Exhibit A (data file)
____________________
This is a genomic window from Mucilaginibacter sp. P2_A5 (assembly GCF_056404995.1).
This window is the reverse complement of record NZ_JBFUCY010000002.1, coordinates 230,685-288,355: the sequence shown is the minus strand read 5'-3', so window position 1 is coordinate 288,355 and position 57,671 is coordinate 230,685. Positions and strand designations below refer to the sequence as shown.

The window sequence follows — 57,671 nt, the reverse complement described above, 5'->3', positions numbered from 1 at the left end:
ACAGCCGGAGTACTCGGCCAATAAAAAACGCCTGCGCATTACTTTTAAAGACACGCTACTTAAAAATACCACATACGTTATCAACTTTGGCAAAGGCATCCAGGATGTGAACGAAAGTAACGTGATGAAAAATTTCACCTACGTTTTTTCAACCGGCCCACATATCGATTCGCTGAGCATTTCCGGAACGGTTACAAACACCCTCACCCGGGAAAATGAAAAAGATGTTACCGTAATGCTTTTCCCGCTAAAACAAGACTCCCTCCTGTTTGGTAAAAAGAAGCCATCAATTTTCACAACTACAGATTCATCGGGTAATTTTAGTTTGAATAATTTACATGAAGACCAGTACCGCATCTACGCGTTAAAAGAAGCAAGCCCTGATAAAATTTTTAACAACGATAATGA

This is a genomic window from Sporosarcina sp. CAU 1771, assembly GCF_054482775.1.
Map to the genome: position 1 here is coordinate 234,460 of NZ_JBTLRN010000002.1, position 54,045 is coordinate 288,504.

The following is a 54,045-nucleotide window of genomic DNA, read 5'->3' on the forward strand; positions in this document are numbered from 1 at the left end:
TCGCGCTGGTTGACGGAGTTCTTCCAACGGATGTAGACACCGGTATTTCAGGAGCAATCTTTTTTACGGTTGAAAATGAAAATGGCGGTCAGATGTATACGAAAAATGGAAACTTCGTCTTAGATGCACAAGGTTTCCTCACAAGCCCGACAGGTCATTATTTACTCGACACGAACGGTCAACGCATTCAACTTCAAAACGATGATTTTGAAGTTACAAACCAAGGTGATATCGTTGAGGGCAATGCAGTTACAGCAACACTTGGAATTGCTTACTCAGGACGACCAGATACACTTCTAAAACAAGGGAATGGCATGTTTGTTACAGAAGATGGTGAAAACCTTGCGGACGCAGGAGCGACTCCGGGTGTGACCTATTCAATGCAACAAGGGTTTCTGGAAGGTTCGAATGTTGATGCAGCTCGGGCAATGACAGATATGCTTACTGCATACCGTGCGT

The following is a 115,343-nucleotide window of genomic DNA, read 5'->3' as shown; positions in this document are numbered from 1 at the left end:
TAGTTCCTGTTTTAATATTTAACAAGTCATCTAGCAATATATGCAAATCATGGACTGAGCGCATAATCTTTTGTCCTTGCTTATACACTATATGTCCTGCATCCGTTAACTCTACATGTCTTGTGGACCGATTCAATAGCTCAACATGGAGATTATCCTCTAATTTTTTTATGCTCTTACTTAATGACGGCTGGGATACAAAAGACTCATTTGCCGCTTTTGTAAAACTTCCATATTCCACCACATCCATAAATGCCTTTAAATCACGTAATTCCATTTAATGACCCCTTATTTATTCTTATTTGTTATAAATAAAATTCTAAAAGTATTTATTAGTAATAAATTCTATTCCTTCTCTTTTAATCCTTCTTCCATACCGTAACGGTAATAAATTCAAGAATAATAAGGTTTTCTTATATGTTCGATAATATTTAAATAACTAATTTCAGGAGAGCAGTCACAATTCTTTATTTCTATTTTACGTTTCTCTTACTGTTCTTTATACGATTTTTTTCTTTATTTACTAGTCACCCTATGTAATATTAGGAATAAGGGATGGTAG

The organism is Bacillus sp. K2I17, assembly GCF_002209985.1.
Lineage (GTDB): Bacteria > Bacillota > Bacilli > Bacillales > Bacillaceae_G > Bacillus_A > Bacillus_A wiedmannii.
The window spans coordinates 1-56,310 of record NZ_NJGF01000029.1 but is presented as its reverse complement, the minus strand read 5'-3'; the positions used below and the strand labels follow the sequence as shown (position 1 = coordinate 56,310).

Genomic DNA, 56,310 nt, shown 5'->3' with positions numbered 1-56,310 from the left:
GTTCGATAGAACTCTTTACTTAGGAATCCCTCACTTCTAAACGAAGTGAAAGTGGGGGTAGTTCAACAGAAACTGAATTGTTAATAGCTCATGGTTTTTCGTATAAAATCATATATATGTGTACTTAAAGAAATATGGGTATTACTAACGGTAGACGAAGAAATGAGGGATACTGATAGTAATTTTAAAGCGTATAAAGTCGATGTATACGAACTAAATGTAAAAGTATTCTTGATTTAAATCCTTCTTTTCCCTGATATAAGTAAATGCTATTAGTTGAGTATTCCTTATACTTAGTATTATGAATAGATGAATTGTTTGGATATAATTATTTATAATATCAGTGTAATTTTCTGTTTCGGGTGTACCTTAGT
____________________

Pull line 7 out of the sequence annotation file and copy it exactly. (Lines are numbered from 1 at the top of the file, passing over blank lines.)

The following is a 54,045-nucleotide window of genomic DNA, read 5'->3' on the forward strand; positions in this document are numbered from 1 at the left end: